The entire law on the subject has been well elucidated in a recent decision in the case of Energy Watchdog vs CERC .In Energy Watchdog v Central Electricity Regulatory Commission, the Supreme Court held that an increase in coal prices due to a change in Indonesian law could not be cited as a force majeure event by power-generating companies that were buying coal from Indonesia simply because performance became more onerous.

Thus, some of the important questions that require consideration may be enumerated as under:

Is there a force majeure clause provided under the contract? Does it require a party to give notice on occurrence of force majeure event to other party?
Is it a contingent contract as described or is supervening illegality outside clauses of contract?
Does the contract contemplate that if ‘X’ fails to supply the goods to the seller, the seller is obligated to procure the specific goods from any other alternative source( irrespective of the fact whether the same would be commercially viable or not). Has this intention of the parties been expressly provided for in the contract, or is it in contemplation of both parties but not expressly mentioned in the contract or is it only a one sided contemplation?

4. Does unexpected escalation in freight charges render the price abnormally excessive or the contract execution impracticable; such that it would amount to a contract fundamentally different from one contemplated by the parties?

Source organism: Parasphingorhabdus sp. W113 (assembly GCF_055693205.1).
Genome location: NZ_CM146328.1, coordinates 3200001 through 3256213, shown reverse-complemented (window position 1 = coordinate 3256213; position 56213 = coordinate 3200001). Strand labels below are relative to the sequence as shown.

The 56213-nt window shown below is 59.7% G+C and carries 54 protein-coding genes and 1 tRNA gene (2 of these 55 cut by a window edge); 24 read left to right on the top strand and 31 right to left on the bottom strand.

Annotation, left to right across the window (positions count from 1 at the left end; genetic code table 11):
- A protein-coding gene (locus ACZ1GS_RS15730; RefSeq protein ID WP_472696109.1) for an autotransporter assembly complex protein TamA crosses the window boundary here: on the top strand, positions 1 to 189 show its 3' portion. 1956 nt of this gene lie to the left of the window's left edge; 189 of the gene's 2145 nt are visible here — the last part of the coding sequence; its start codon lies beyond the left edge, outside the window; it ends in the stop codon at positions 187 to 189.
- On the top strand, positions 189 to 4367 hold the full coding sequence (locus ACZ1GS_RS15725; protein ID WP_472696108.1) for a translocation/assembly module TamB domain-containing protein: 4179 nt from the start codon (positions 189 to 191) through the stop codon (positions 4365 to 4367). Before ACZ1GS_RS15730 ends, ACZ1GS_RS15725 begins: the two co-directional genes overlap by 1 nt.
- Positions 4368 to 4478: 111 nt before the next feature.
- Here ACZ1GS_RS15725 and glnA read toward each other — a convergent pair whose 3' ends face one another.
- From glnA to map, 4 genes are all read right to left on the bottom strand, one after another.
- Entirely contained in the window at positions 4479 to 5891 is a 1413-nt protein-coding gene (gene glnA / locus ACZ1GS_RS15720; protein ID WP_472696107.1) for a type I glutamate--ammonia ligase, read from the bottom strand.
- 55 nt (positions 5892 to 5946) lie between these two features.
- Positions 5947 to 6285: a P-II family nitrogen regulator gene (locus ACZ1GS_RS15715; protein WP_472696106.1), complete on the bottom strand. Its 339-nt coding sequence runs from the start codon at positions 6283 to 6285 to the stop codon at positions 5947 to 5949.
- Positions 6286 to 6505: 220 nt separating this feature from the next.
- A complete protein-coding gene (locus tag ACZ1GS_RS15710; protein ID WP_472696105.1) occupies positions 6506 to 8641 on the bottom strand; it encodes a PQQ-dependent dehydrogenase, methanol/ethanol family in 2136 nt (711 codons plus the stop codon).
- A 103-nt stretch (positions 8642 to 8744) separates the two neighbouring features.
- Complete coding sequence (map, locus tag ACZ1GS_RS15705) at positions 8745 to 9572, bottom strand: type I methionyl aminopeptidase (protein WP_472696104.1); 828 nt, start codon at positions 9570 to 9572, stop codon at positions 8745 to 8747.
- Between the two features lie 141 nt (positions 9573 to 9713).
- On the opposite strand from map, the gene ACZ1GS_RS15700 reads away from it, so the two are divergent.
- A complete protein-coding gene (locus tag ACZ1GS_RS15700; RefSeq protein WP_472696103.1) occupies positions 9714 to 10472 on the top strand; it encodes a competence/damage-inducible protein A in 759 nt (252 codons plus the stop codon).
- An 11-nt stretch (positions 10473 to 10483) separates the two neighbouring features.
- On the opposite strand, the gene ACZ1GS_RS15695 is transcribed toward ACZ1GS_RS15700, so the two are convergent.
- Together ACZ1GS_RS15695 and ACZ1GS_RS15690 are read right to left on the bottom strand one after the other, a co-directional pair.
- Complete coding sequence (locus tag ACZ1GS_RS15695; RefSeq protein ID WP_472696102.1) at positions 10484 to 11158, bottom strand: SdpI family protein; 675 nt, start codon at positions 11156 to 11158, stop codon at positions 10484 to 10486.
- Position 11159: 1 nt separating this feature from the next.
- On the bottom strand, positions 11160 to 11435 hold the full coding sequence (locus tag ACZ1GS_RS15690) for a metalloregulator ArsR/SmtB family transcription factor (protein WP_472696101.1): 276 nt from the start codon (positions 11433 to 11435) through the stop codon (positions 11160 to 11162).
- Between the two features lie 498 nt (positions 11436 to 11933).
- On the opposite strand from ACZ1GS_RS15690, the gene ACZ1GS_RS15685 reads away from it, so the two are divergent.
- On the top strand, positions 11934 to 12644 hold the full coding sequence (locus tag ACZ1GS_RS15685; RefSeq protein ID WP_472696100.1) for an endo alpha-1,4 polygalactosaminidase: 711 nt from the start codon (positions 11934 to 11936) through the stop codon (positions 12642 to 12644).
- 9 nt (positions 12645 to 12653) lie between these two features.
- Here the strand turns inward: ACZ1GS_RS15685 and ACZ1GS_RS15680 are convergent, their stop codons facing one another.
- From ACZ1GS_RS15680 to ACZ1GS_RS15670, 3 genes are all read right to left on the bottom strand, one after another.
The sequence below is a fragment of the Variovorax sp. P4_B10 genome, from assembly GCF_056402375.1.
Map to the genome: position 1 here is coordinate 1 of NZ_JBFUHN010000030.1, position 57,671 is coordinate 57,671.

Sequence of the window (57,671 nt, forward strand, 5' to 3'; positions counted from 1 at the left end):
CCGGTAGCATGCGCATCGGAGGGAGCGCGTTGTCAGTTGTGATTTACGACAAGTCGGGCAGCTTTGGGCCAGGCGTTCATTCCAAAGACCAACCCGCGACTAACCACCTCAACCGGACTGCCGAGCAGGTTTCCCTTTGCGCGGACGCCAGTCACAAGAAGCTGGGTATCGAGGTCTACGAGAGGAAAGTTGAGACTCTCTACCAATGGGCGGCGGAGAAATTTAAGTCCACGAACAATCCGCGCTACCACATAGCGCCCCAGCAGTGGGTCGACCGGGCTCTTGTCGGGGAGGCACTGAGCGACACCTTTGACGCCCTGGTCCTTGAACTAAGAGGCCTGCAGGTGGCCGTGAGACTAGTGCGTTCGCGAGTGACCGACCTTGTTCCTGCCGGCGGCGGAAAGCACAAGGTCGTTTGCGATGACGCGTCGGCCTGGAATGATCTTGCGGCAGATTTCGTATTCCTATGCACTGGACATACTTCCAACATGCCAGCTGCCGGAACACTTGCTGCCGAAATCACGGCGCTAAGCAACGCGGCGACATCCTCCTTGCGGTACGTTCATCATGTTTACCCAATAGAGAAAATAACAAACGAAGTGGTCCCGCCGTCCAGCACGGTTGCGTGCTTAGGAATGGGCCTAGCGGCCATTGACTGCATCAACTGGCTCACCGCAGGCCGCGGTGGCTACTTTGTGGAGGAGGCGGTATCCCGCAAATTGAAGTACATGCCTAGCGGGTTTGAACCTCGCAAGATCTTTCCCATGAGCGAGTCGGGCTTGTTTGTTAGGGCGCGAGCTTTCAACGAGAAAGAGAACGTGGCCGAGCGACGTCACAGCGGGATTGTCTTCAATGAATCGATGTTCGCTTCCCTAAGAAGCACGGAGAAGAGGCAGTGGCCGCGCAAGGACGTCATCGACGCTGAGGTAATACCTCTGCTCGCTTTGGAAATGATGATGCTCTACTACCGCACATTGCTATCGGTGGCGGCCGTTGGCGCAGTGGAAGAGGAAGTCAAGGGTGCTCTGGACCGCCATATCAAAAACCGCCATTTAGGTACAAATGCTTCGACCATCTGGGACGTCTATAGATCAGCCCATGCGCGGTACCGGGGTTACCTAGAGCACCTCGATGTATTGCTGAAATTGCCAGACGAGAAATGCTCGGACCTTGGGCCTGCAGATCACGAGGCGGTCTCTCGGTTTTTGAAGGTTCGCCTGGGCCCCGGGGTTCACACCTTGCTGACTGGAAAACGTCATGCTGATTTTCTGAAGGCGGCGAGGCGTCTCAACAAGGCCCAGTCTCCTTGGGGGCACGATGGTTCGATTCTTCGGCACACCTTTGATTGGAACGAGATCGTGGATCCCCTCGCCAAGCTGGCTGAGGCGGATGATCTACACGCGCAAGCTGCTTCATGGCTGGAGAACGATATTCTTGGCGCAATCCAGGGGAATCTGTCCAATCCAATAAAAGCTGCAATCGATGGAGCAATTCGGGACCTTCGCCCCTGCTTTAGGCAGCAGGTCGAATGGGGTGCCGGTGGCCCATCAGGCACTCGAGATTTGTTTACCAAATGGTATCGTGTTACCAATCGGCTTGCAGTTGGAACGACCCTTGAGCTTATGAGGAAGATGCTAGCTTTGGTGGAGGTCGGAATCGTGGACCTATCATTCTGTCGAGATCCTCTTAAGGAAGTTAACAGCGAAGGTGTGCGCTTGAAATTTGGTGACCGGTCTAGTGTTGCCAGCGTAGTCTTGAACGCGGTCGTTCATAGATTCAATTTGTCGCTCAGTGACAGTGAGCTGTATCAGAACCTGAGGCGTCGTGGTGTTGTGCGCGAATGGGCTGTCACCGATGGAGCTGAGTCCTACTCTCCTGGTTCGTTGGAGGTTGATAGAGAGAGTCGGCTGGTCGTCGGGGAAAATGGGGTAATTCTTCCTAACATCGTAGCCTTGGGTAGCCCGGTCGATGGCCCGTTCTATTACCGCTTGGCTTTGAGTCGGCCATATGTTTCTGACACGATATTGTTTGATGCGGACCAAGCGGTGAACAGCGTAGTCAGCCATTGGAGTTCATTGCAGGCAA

5. Is there any Government regulation that prohibits the export/ importation of goods? Is it temporary or exists upto the period of performance of contract. Does it absolutely prevent the seller or the buyer from performing the contract or make the performance of contract illegal?

6. Is the payment of unexpected /escalated higher price reasonably foreseeable by the parties at the time of entering into the contract?

7. Is this supervening unexpected event beyond the control of the parties?

To conclude, these factors are in fact requisites to attract the doctrine of frustration of contract and force majeure clause contained in any contract, in particular, a sale of goods contract . Both under English Law & Indian law, whereas the decisions rendered by the Courts could vary on principal facts of the case, however, the basic principles that attract the doctrine of frustration and force majeure clauses by and large remain the same.


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4.Halsbury’s Laws of England- Vol 9 (1) Fourth Edn.

5.Chitty on contracts- Specific contracts- Sweet & MAxwellTwenty Eighth Edn.

6.The Sale of goods Act -Aiyar-UBA Seventh Edn.